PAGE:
Seventy-five emerging authors from around the country gathered on October 30 and 31 in Newark, N.J., to tape the pilot for a reality show called America’s Next Great Author. The brainchild of Arielle Eckstut and David Sterry (authors and co-founders of the longstanding pitch contest Pitchapalooza), along with Newbery Medalist Kwame Alexander and NaNoWriMo founder and executive director Grant Faulkner, the event included workshops, critiques, and a pitch performance by the prospective authors. Alexander’s aim for the project was to provide opportunities for authors from diverse backgrounds “who aren’t normally given a seat at the table in mainstream publishing” and introduce readers to unique voices.

The producers began putting out calls for pitches in September, requesting that authors submit a 75-second video pitching their stories (novels, both YA and adult, and memoirs were eligible), along with 10 pages of the manuscript, a book blurb, and an author bio. Eckstut and Sterry made “a personal promise” to review every submission; they were impressed with the hundreds of submissions, which came from 49 states and Washington, D.C. Eckstut said they included “something for every section of the bookstore,” including YA rom-coms, thrillers, sci-fi, and a surprising number of “cli-fi” (climate fiction) stories. Sterry provided feedback for all of the semi-finalists and offered a personal consultation to help authors improve their pitches.

The semi-finalists came from far and wide for the event, but the producers were determined to provide an experience completely opposite from the harsh, mocking tenor of shows like American Idol. They described the ethos as “Lizzo meets The Great British Bake Off,” a kind and supportive atmosphere that nurtures writers. Alexander welcomed participants at Source of Knowledge, a local Black-owned bookstore that also hosted the writing challenge portion of the event, at which Newark mayor Ras Baraka (also a poet) welcomed the participants. The challenge? Authors had to come up with a new slogan for the city of Newark. The main branch of the Newark Public Library hosted the pitch competition, writers’ conference, and q&a with publishing professionals.

Eckstut said Alexander’s personal energy and years of experience in performance poetry helped to create an atmosphere of excitement that echoes the most entertaining elements of reality shows, charging the event with the emotion (and touch of drama) that’s critical to the watchability of these types of programs. As some of the participants told their stories, there were tears in the eyes of everyone from the authors to the camera crew, she said. While some had initially told them the idea of focusing a reality show on authors would be boring, the producers said the result was anything but.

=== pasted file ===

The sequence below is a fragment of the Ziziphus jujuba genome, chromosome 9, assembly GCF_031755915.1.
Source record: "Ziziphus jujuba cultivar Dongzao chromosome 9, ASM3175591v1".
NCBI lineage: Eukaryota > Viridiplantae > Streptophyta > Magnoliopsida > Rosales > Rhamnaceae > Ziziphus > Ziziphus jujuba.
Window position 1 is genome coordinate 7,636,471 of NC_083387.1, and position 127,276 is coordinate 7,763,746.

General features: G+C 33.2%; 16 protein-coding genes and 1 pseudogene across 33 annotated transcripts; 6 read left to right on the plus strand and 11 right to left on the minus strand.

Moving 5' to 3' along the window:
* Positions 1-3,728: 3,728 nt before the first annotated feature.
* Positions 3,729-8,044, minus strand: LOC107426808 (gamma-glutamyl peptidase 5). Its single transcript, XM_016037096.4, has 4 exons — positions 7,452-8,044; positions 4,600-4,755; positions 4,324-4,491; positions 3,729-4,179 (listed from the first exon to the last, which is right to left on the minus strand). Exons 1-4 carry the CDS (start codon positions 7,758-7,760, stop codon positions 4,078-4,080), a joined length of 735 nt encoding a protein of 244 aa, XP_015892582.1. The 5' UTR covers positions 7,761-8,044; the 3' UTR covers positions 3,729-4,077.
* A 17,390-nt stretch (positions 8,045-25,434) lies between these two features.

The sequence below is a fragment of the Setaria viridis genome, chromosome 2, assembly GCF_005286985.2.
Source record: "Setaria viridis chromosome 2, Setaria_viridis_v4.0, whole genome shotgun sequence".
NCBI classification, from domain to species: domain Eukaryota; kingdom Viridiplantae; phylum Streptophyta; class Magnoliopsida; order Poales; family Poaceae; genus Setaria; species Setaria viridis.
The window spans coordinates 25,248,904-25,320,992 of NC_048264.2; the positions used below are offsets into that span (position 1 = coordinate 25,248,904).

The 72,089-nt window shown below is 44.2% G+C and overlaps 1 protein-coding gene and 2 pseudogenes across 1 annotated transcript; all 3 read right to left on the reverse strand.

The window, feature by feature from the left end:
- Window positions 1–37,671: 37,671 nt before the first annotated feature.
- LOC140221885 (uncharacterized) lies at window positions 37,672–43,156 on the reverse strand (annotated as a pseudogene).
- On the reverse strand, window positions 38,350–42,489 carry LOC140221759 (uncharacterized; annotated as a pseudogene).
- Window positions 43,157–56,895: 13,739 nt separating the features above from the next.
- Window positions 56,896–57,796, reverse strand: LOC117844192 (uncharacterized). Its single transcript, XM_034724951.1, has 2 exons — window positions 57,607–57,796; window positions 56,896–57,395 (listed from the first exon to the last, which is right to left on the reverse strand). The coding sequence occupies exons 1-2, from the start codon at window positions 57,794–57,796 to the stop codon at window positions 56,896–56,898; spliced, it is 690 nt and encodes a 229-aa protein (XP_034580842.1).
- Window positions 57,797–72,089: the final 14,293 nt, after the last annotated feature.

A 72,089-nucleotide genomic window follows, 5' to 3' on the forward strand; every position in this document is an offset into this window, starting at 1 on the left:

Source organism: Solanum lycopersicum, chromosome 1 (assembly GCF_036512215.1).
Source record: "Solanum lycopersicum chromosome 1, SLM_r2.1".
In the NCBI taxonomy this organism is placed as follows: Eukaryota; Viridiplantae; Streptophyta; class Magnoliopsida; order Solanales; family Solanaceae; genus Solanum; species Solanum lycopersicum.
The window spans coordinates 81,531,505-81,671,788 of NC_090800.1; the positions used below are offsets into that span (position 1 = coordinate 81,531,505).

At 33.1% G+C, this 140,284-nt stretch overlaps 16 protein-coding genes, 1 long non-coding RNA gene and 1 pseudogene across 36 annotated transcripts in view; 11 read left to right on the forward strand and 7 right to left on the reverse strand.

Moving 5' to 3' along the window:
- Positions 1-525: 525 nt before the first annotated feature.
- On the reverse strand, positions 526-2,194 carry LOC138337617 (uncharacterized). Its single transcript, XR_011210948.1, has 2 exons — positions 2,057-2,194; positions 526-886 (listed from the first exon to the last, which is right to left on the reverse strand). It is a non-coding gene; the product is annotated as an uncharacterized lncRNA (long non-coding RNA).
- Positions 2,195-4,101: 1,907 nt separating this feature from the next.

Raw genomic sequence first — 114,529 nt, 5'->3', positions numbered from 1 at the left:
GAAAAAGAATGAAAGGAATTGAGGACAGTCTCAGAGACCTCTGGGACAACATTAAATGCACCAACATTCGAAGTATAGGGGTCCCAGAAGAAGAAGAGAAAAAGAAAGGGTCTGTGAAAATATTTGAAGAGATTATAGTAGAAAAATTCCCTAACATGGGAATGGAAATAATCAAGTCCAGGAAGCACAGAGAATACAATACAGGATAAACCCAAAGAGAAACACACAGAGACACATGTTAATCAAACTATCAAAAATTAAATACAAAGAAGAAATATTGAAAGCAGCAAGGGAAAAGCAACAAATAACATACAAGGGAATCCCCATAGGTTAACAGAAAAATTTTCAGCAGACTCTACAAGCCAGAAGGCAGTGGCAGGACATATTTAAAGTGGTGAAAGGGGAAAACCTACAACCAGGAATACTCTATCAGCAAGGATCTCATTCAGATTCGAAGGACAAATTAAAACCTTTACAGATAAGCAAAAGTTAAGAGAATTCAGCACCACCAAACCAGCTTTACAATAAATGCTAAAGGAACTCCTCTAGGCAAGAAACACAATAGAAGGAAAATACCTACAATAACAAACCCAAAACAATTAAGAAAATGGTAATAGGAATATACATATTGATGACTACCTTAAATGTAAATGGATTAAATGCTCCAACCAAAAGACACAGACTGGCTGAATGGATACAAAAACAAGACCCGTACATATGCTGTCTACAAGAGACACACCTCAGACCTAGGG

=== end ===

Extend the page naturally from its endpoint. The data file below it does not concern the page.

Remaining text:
The panel of judges included National Ambassador for Young People’s Literature Jason Reynolds, author Victoria Christopher Murray, and comedian and performer Marga Gomez. The pool of finalists was narrowed to 20 whose work represented a variety of genres. They pitched for the audience and judges who focused on the author’s idea, style, and potential in the literary marketplace. “We intentionally didn’t call this America’s Next Great Writer,” Eckstut said. “There are now so many more skills involved in being an author that go beyond just writing.” Gomez provided feedback on performance, while “wisdom poured out” of Reynolds.

Of the finalists, the writers with the three strongest pitches were called to the stage where the winner was announced: Joi Miner of Montgomery, Ala., who submitted her work in progress, psychological thriller If These Walls Could Talk. Told from the perspective of the walls themselves, the story pitch was “filled with poetry and Southern charm,” Eckstut said. “And Joi's magnificent performance knocked it out of the park.”

Winning was “just another amazing plot twist in the story of my life,” Miner said. She described herself as an “author-preneur, lesbian single mama of two beautiful and artistic girls” who she has supported through writing, teaching, copyediting, and graphic design. Although she has published 37 novels herself or through independent publishers, she said that she “didn’t think that the [traditional] publishing industry was for African Americans or women.”

In March 2020, Miner suffered a brain aneurysm and a stroke. Since rehabilitation centers were closed during Covid, she had to re-teach herself to walk and perform daily tasks such as holding a fork. “But I could still write,” she said. Friend and fellow writer Ebony Bowser told her about America’s Next Great Author and started a GoFundMe to help her finance it when she became a semifinalist.

Miner is spending November NaNoWriMo finishing the novel and plans to offer workshops on how to write a book in a month or less. “I have always had a heart for community and feel that this win shows everyone—from my daughters and their friends to the young men and the displaced men that I work with—that all you have to do is step out and trust the process. I feel empowered, validated, and charged to spread that to everyone I can.”

Participants in the event now have a new network of supportive writing friends going forward. Having filmed the pilot, Eckstut and Sterry say it provided proof that a show about aspiring authors gaining access to the publishing world is a winner. They’re looking for a like-minded network that will back the show and preserve their vision for it.